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Trim Your Waste
Jerry CollierTo review the original article click here 2nd Feb 2015
Olympic sprinters train day-in and day-out for years. But when the race is over, the difference between the winners and losers is often measured in just fractions of a second. In any pursuit, training and dedication are vital. But the real advantages come from doing the smallest things better than anyone else. The talent acquisition game is no different. If your recruiting operation is set up to win marathons—and you need to win sprints—you’re losing that all-important edge. If you’re familiar with Six Sigma you know there are seven sources of waste that eat away at profits. Similarly, the recruitment process can resemble a lean and powerful sprinter or a couch potato suffering from an over-processed diet of hiring delays.The sources of waste we see most often in the talent acquisition function are:
Defects in the hiring process. How many routine steps, such as interview scheduling, are repeated?
Overproduction. Are you producing quality candidates before you need them? Are you keeping high-potential future hires and silver medalists warm?
Transportation.Where are you expending wasted energy? Consider everything—from carrying paperwork around for wet signatures to flying prospects to interviews.
Waiting. Are your candidates just standing still and not moving forward in the process?
Inventory. Do you drip-feed candidates to your hiring managers instead of providing short lists? Are you producing more candidates than you need to fill a role?
Motion. Can your team communicate quickly and effectively with one another, and with candidates?
Processing. Does your recruitment process have too many unnecessary or low-value steps?
DOTWIMP may not be the prettiest of acronyms, but it’s a helpful way to remember — and avoid — the seven areas of recruitment-related waste.
Work it out
So how do you get yourself in tip-top recruiting condition? Re-examine every single step and eliminate waste from your process.
For example, how can you achieve zero days’ time to hire if there are five steps in the hiring process and a manual hand off between each one? Determine which of your hiring processes can run concurrently.
Are you bringing too many candidates too far through the process? Make the tough decisions to eliminate unsuitable candidates earlier and you’ll super-charge your performance. Focus on eliminating time wasters like interview no-shows or rescheduled interviews.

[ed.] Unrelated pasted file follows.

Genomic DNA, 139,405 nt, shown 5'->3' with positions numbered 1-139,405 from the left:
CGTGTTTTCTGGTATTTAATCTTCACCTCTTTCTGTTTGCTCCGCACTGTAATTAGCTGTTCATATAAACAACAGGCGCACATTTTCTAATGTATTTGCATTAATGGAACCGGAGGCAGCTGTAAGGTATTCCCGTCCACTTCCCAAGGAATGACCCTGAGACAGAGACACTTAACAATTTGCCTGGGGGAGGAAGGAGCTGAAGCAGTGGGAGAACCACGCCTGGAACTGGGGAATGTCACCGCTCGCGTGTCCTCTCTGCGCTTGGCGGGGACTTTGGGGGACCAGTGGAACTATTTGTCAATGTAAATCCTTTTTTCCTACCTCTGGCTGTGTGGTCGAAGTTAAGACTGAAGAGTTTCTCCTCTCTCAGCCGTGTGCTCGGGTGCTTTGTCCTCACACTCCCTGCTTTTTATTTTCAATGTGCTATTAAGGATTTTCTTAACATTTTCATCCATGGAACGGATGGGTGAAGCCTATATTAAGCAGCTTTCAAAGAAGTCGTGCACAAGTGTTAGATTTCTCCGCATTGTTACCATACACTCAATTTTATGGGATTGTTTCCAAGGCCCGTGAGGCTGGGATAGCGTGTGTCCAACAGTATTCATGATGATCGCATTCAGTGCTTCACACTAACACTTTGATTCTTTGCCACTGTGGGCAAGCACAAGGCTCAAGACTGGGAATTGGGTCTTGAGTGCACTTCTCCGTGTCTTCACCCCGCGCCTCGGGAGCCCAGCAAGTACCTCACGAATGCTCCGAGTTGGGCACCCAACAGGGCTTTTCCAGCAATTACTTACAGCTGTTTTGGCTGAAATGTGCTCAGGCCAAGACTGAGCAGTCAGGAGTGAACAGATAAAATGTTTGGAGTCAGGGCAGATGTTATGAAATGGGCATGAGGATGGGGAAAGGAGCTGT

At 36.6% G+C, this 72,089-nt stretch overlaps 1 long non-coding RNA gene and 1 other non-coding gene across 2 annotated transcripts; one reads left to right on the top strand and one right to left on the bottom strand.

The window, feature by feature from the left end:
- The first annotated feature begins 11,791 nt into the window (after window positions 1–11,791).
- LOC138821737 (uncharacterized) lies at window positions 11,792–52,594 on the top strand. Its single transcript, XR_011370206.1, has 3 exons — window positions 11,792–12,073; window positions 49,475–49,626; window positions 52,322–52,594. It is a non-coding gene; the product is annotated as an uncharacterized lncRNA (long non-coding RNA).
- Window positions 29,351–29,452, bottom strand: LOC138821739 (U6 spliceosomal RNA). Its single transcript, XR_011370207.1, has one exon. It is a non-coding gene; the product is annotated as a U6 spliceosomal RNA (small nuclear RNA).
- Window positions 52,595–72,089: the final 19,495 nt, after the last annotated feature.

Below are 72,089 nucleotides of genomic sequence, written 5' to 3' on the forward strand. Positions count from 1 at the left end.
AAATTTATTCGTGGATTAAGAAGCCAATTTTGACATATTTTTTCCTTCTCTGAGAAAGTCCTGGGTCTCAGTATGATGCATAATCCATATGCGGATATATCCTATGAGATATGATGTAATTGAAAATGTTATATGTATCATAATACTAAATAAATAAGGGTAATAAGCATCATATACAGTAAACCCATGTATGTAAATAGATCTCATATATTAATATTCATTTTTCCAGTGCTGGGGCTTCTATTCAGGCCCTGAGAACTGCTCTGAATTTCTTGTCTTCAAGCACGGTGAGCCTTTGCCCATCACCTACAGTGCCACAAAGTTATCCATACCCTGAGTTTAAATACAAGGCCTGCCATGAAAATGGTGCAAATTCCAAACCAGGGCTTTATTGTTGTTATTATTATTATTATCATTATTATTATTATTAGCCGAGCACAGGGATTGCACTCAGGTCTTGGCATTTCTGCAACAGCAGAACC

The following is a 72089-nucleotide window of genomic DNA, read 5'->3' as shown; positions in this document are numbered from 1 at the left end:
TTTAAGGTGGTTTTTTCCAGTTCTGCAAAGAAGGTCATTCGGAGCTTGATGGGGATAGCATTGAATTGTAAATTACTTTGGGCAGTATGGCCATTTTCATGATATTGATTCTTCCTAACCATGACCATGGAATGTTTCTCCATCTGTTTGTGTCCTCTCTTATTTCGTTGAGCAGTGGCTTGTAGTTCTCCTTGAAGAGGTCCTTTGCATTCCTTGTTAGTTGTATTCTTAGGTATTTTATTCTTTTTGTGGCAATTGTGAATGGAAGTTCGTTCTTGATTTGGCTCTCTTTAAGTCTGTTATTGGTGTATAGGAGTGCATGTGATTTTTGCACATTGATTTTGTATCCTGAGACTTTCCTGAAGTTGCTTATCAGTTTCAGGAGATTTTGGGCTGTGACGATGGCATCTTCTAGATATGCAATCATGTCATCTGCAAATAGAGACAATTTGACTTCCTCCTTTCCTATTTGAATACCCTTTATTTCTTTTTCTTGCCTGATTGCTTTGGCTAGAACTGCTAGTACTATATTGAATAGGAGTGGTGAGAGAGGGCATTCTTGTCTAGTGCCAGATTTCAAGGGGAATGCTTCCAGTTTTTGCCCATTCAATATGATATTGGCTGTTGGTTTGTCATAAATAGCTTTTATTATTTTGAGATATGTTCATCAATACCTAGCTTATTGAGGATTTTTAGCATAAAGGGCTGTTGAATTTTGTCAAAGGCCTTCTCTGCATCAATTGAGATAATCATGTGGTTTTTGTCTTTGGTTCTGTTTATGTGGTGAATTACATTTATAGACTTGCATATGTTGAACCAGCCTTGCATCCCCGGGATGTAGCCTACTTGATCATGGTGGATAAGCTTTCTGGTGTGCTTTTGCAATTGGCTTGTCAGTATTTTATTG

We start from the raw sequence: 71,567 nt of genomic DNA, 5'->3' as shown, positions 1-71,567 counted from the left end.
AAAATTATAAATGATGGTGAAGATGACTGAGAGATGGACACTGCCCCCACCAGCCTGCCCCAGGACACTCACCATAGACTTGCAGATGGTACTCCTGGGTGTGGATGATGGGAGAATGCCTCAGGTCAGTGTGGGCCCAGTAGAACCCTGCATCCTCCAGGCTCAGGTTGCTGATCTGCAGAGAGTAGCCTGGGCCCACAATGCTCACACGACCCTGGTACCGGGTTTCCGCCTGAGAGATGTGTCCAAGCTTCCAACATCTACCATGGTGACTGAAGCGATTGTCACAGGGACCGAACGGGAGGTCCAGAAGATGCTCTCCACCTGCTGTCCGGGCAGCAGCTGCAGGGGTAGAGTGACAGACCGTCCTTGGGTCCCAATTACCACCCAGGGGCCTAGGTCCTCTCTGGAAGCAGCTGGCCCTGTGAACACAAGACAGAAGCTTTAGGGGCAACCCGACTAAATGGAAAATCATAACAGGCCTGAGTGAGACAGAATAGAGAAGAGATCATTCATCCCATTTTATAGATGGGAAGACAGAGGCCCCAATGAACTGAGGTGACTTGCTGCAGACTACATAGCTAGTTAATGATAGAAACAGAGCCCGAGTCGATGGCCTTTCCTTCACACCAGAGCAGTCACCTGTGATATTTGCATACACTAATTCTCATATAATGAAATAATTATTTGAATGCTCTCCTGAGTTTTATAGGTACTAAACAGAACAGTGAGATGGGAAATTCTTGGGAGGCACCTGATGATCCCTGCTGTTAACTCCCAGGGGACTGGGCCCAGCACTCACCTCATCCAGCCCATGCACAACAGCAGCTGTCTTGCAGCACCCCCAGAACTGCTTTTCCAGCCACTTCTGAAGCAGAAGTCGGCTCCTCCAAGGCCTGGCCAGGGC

Processes can be strengthened when you take better control of what you can control. For example, you can control data integrity. Getting things right the first time reduces rework and the number of times you have to touch each requisition.
Fuel for thought
One of our banking clients was experiencing delays in their hiring process, so we helped them address a broad range of inefficiencies.
- We started by identifying which media channels would bring in the best candidates, and eliminated all others. By generating fewer candidates, we reduced the unnecessary labor that comes from sifting resumes and administration. It also trimmed media spend.
- Processing fewer applicants per requisition generated 40,000 fewer candidates—many of whom were also valued customers — in the first 12 months.
- We fine-tuned the candidate assessment process by putting a heavy emphasis on screening for cultural fit. This helped reduced the interview to offer ratio from 1.9 to 1 across almost 4,500 hires.
Not to rest on its laurels, our client has taken its savings and created an investment budget focused on finding, testing and implementing new innovations.
The fine-tuned approach is paying off. Time to hire for 33% of all external hires has been reduced to less than 15 days, while new hires’ performance has improved and first-year sick days have dropped significantly. On the candidate experience front, candidates’ Net Promoter Score (NPS) is now well over +60 — a score above +50 is considered excellent.
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